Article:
“I’ll be right back,” she said, kissing Mulder lightly before following Leonard out of the room. She didn’t catch the frown on her partner’s face as he watched them leave together.
Leonard nodded toward an office behind the nurses station. Seeing her no nonsense expression, he threw the film up on the screen, hitting the button to illuminate the surface. “His X-Ray came out clean. No bleed,” he said firmly.
“Thank God,” she whispered. She closed her eyes, sent up a prayer of gratitude and then turned to her friend. “So, we can leave,” she said with a smile.
“Not so fast,” Leonard cautioned. “Dana, Fox had a very serious incident tonight. I think we might want to keep him for a day or so — maybe put him on suicide watch. I don’t like what I’m seeing, the way he’s denying everything that happened tonight.”
“Mulder is NOT suicidal, Jason! If that got back to the bureau, he wouldn’t have a job.”
“Dana, please, you have to look at this through the eyes of a doctor, not his lover.”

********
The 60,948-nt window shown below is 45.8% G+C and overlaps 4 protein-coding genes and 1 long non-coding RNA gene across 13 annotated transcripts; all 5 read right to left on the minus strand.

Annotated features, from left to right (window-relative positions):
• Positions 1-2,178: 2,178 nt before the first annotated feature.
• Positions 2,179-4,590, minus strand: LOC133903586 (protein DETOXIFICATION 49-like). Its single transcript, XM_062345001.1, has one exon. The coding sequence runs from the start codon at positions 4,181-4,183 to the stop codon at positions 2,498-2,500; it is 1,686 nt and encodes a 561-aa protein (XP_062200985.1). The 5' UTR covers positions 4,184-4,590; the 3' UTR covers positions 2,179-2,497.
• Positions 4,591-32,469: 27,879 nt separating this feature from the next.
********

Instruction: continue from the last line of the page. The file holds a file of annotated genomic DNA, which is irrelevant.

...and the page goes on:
“I have been thinking about that,” she said, steeling her eyes at him with the implication.
“I think he was sleep walking.”
Leonard licked his lips. “Sleep walkers don’t usually find themselves on bridges, yelling at people who aren’t there,” he said gently. “Is Fox prone to sleep walking? Has he done this before?”
Scully sighed. “No. I’ve never known him to sleep walk before,” she admitted. “But I think this could be an isolated incident,” she insisted.
“Are you really willing to take that risk, Dana? He could have died tonight on that bridge,” Leonard said solemnly. “I know you would never do anything to endanger him — ”
“So what do you suggest I do, Jason? Handcuff him to the bed?” she snarled.
He smiled at her patiently. “I’m just suggesting that some medication might be in order. Look, there are a number of excellent sleep meds now, many of which are also helpful with anxiety disorders.”
“Mulder is not suffering from anxiety,” she countered.